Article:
Hmm. Apparently, lots of walking — especially if you’re a fast walker — adds years to your life. Case in point, New Yorkers’ unusually high life expectancy:

Scientists who study urban health argue that it’s not just that we walk
more—it’s the way we walk that has a surprising spillover effect on
life spans. Researchers have long known that people here walked
fast—far faster than anyone else in the country. Indeed, the easiest
way to tell a New Yorker from an out-of-towner is by walking speed: The
natives blast down the sidewalk at blitzkrieg pace, and the visitors
mosey along like pack mules.

New York is literally designed to force people to walk, to climb
stairs—and to do it quickly. Driving in the city is maddening, pushing
us onto the sidewalks and up and down the stairs to the subways. What’s
more, our social contract dictates that you should move your ass when
you’re on the sidewalk, so as not to annoy your fellow walkers. … the very structure
of the city coerces us to exercise far more than people elsewhere in
the U.S., in a way that is strongly correlated with a far-better life

(Clive Thompson, "Why New Yorkers Last Longer," New York Magazine)

My rapid morning walk to the train station (complete with high-speed
jaywalking) is raising my life expectancy. I
knew it! This, along with ready access to museums and concerts and
interesting architecture and good food and bookstores and all that jazz, is why I’m
never moving to the suburbs if I can help it.

(Hat tip to Laura at 11D.)

Poe mystery revealed? Pity.

Like several of my fellow Baltimoreans, I’m a bit sad that the enduring mystery of the person who leaves roses and cognac on Edgar Allen Poe’s grave every year has apparently been partially solved. It was one of those random cool things about my home town, like the Bromo-Seltzer Tower and Homicide: Life on the Street. I always hoped nobody would discover the mystery toaster’s identity.

Ah well. It could always turn out not to be true after all. At any rate, I hope new mystery toasters carry on the tradition.

They’re baaaack.

Nothing says "fall’s on its way" (not to mention "twitchy nervous
wreck," "constant state of paranoia," and "no more sound sleep for you") like the return of the dreaded house mice to one’s apartment.

They’re back, just as the nights start to get bearably cool again. My landlady’s having the pest-control guy investigate where they might be getting in. Meanwhile, I’ve been looking nervously over my shoulder a lot, and wondering if the situation warrants ordering some powdered bobcat urine, which at least one person on Metafilter swears by. (If I can just persuade them that my apartment is a scary predator habitat into which a mouse would have to be crazy to venture, everyone wins.)

Sorry to be so banal, but rodent-induced paranoia makes it a bit hard to concentrate. We’ll return to our regularly scheduled blog once the Terminex guy has been consulted.

Answers to the last lines meme

Herewith, the answers to the Seven Last Lines meme:

  1. Edith Wharton, “Roman Fever” (guessed by Dorothea)
  2. John Milton, Paradise Lost (guessed by brd)
  3. Arthur C. Clarke, “The Nine Billion Names of God” (guessed by Mike)
  4. Sir Philip Sidney, Astrophil and Stella 45 (“Stella oft sees the very face of woe”) (the only unguessed one)
  5. James Joyce, “The Dead” (guessed by Mike)
  6. J.R.R. Tolkien, The Return of the King (guessed by Dorothea)
  7. Wallace Stevens, “Final Soliloquy of the Interior Paramour” (guessed by Hank)

Thanks to everyone who guessed! I hope you guys had as much fun with it as I did. And feel free to appropriate, if you’re so inclined. Meanwhile, go look at Mike’s version.

Knowledge organization, reading notes, killer apps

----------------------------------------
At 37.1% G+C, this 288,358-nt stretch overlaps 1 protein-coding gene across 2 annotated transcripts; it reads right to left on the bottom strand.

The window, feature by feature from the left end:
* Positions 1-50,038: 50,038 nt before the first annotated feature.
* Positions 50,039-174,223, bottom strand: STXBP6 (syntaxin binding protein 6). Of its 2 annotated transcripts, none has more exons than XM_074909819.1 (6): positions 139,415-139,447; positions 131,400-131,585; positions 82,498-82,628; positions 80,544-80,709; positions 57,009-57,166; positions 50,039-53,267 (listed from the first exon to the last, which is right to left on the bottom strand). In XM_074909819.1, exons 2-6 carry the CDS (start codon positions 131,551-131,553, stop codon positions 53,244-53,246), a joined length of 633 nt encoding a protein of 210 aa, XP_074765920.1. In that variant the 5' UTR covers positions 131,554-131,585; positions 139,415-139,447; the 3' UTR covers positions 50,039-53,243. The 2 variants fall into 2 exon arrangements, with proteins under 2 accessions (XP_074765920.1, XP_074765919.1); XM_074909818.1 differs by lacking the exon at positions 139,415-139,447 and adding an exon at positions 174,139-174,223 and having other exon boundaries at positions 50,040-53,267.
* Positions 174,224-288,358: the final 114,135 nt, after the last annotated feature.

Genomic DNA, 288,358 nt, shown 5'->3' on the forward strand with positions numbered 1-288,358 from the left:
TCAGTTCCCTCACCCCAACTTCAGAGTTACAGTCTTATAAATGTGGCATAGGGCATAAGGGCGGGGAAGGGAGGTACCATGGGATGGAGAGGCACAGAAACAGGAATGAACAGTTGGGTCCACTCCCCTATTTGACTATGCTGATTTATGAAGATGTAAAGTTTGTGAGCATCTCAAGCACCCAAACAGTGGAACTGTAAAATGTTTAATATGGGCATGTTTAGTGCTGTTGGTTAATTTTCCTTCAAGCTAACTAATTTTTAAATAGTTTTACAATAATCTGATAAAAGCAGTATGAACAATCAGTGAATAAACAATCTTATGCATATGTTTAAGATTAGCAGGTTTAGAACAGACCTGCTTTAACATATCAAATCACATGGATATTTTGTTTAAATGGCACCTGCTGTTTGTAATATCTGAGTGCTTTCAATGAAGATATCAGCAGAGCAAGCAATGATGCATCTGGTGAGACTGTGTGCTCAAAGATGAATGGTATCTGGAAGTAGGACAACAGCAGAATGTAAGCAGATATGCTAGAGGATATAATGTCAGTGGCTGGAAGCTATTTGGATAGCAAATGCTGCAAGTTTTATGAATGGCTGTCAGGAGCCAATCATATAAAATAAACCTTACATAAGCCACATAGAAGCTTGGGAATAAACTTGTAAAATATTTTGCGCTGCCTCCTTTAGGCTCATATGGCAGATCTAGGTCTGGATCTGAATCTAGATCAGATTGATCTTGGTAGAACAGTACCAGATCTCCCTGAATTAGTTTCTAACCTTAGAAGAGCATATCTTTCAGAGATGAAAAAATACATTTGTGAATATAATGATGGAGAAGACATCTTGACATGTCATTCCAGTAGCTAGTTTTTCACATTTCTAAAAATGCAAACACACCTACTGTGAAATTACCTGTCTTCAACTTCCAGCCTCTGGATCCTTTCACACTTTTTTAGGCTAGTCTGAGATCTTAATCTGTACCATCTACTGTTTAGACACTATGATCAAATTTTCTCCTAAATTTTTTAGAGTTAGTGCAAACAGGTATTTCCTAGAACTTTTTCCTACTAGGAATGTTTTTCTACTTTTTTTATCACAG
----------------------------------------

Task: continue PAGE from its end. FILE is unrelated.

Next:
At the end of an article on theory in knowledge organization that I
read for my cataloging class, I found (and circled) this paragraph:

area rife [sic] for theoretical development is the extensive work of
cocitation and coword analysis. This work describes relationships among
scholars, essentially mapping intellectual relationships within
knowledge domains as represented by citations and abstracts. What is
needed are sociological (i.e., cognitive) explanations of the behaviors that lead to these
intellectual relationships. Such explanations could give us real
predictive power for the development of sophisticated systems for the
retrieval of knowledge entities. (Richard P. Smiraglia, "The progress
of theory in knowledge organization," Library Trends 50 no. 3 [Winter
, p. 346)

To paraphrase a bit: you could create some potentially really
useful research tools using the data you get from analyzing who’s
citing what, which articles refer to each other, which works always
appear together in Works Cited lists, and how scholars in a field are
interrelated. It would be helpful to have some data on scholars’
behavior, to describe why these citation patterns happen.

I don’t have a cognitive science background, or a sociological
one. But this kind of thing — figuring out where the intellectual
terrain of a field meets the social networks of the people in it, using
patterns in the scholarly literature to (potentially) develop the next
killer app for navigating the intellectual output of that field —
interests me. A lot. It would be very cool to be the person who mediates between the scholars and the information researchers. If I ever get the chance to work on a study like
this, I’ll jump at it.

And while I’m thinking about killer apps: ISI Web of Science,
clunky and flawed though it is, is a fairly powerful
citation searching tool once you know how to use it. But what I’d love
to see from a citation search, beyond a list of articles that all cite
a certain source, would be groupings showing which articles cluster
together (X, Y, and Z all cite A and B; X cites C, which D and E also
cite; D’s work shows up in Y’s recent article; etc.). Web of Science
does this to some extent, but in an ideal world, I’d also like to have
the clusters presented visually, Grokker-style, so you could see the relative density
of interconnections and the offshoots into other disciplines. Maybe
even make it possible to see how the conversation evolves over time.

And since it would take a gazillion years to produce all of
this citation data, I also think it would be neat (though this is a
total pie-in-the-sky goal) to get scholars themselves involved. Not
with the programming and indexing, but with identifying where the
linkages are.

The question is: where on earth can one start with a project
like that? I suspect this is a question I’ll have when I take Content
Representation in the fall.